Ultrasound remotely triggers immune cells to attack tumors in mice without toxic side effects

A new cancer immunotherapy pairs ultrasound with specially engineered CAR T cells to destroy malignant tumors while sparing normal tissue. The new experimental therapy significantly slowed down the growth of solid cancerous tumors in mice.

What if We Could Give Viruses a One-Two Punch?

Researchers at Stanford and Berkeley Lab’s Molecular Foundry have developed virus-killing molecules called peptoids. The technology could make possible an emerging category of antiviral drugs that could treat everything from herpes and COVID-19 to the common cold.

Bio-inspired hydrogel protects the heart from post-op adhesions

A hydrogel that forms a barrier to keep heart tissue from adhering to surrounding tissue after surgery was developed and successfully tested in rodents by a team of University of California San Diego researchers. The team of engineers, scientists and physicians also conducted a pilot study on porcine hearts, with promising results.

They describe their work in the June 18, 2021 issue of Nature Communications.

Single gene boosts climate resilience, yield and carbon capture in crops

Scientists at Oak Ridge National Laboratory have discovered a single gene that simultaneously boosts plant growth and tolerance for stresses such as drought and salt, all while tackling the root cause of climate change by enabling plants to pull more carbon dioxide from the atmosphere.

Brain Disease Research Reveals Differences Between Sexes

In APL Bioengineering, University of Maryland scientists highlight a growing body of research suggesting sex differences play roles in how patients respond to brain diseases, as well as multiple sclerosis, motor neuron disease, and other brain ailments. They are urging their colleagues to remember those differences when researching treatments and cures.

With gene therapy, scientists develop opioid-free solution for chronic pain

A gene therapy for chronic pain could offer a safer, non-addictive alternative to opioids. Researchers at the University of California San Diego developed the new therapy, which works by temporarily repressing a gene involved in sensing pain. It increased pain tolerance in mice, lowered their sensitivity to pain and provided months of pain relief without causing numbness.

Using Stimuli-Responsive Biomaterials to Understand Heart Development, Disease

The heart cannot regenerate new tissue, because cardiomyocytes, or heart muscle cells, do not divide after birth. However, researchers have now developed a shape memory polymer to grow cardiomyocytes. Raising the material’s temperature turned the polymer’s flat surface into nanowrinkles, which promoted cardiomyocyte alignment. The research is part of the growing field of mechanobiology, which investigates how physical forces between cells and changes in their mechanical properties contribute to development, cell differentiation, physiology, and disease.

DNA Origami Enables Fabricating Superconducting Nanowires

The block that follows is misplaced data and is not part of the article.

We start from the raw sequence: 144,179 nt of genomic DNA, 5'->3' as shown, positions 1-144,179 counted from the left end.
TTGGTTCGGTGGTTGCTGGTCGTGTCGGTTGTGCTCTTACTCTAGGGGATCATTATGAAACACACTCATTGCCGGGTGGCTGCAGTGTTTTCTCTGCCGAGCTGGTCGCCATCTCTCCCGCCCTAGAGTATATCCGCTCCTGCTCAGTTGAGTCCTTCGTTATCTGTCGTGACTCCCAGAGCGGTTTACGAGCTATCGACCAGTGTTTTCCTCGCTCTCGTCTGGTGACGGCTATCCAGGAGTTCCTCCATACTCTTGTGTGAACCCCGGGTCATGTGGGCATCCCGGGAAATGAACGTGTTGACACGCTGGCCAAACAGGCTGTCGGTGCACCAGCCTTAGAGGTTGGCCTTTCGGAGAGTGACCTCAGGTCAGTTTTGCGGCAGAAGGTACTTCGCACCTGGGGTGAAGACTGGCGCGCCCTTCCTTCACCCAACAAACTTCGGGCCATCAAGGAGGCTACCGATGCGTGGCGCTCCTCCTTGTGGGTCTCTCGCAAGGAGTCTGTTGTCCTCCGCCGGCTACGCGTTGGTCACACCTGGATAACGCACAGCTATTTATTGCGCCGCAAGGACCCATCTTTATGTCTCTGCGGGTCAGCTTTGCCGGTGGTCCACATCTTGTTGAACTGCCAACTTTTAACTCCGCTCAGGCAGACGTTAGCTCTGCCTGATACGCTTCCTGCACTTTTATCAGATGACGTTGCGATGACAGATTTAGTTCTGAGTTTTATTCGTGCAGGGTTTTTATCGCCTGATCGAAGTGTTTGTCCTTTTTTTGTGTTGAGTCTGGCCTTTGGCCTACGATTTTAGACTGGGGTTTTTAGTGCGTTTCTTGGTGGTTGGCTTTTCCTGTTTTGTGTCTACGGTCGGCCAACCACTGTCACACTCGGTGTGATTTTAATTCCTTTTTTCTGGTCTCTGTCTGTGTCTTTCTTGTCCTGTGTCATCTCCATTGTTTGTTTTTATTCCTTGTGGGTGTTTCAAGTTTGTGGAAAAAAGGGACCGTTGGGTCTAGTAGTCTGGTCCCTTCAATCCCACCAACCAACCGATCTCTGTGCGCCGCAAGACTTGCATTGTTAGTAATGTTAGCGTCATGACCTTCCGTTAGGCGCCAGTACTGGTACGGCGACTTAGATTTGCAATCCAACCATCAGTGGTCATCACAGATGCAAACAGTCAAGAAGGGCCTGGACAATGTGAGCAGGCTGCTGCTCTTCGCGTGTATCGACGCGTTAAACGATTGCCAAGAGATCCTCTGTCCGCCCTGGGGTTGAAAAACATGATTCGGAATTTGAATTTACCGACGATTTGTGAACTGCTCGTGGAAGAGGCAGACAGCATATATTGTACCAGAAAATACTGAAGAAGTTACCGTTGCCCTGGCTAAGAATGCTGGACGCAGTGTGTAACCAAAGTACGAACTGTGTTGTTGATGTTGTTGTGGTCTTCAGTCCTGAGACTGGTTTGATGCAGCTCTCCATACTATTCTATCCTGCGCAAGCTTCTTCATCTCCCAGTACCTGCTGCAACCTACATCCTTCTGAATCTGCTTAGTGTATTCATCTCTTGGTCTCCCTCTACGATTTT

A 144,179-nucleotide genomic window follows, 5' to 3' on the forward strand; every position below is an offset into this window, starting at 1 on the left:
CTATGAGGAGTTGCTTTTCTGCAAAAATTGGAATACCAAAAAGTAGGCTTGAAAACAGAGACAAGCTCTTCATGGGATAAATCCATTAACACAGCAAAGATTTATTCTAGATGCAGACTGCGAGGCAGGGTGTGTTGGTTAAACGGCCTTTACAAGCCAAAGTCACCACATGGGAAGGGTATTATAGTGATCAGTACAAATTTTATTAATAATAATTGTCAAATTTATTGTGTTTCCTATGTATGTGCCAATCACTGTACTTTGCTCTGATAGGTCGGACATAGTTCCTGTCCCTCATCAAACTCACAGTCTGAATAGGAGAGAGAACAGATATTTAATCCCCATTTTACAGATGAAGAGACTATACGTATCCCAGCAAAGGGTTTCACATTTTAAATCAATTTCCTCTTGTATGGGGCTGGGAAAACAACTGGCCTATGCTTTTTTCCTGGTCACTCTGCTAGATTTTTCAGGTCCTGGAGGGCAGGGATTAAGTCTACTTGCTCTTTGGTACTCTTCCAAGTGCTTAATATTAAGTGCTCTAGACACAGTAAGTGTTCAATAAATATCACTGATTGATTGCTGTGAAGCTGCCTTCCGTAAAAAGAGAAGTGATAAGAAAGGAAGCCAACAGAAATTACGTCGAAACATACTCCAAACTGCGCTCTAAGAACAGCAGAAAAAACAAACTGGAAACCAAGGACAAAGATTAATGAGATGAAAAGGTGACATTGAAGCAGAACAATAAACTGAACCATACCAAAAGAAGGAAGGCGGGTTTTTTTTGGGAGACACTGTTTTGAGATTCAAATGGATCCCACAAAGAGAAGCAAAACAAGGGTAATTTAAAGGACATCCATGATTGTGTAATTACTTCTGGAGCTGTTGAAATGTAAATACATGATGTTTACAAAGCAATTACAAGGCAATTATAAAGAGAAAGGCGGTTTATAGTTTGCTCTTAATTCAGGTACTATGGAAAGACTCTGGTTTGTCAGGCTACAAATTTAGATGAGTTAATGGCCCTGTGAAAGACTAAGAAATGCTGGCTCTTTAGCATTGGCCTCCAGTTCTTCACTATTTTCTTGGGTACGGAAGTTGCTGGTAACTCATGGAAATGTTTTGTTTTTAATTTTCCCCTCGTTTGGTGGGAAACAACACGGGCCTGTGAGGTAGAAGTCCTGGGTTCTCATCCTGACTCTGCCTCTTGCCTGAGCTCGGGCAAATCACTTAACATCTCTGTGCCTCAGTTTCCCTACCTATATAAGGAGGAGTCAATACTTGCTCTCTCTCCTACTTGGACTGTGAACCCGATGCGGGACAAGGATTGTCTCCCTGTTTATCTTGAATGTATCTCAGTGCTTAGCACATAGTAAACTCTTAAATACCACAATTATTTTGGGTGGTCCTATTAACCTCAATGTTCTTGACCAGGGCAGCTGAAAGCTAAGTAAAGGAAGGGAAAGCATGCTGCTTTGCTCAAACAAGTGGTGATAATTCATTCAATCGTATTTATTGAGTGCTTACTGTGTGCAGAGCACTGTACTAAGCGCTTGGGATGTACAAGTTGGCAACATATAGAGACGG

In AIP Advances, researchers describe how to exploit DNA origami as a platform to build superconducting nanoarchitectures. The structures they built are addressable with nanometric precision that can be used as a template for 3D architectures that are not possible today via conventional fabrication techniques. Inspired by previous works using the DNA molecule as a template for superconducting nanowires, the group took advantage of a recent bioengineering advance known as DNA origami to fold DNA into arbitrary shapes.

Neurons stripped of their identity are hallmark of Alzheimer’s disease, study finds

Researchers at the University of California San Diego have identified new mechanisms in neurons that cause Alzheimer’s disease. In particular, they discovered that changes in the structure of chromatin, the tightly coiled form of DNA, trigger neurons to lose their specialized function and revert to an earlier cell state. This results in the loss of synaptic connections, an effect associated with memory loss and dementia.

Researchers Use Lab-grown Tissue Grafts for Personalized Joint Replacement

A multidisciplinary team from Columbia Engineering, Columbia’s College of Dental Medicine and Department of Medicine, Louisiana State University, LaCell LLC, and Obatala Sciences has now bioengineered living cartilage-bone temporomandibular joint grafts, precisely matched to the recipient, both biologically and anatomically. Their new study, published today in Science Translational Medicine, builds upon a long series of their previous work on bioengineering functional cartilage and bone for regenerative medicine and tissue models of disease.

Machine Learning Takes on Synthetic Biology: Algorithms Can Bioengineer Cells for You

Scientists at Lawrence Berkeley National Laboratory have developed a new tool that adapts machine learning algorithms to the needs of synthetic biology to guide development systematically. The innovation means scientists will not have to spend years developing a meticulous understanding of each part of a cell and what it does in order to manipulate it.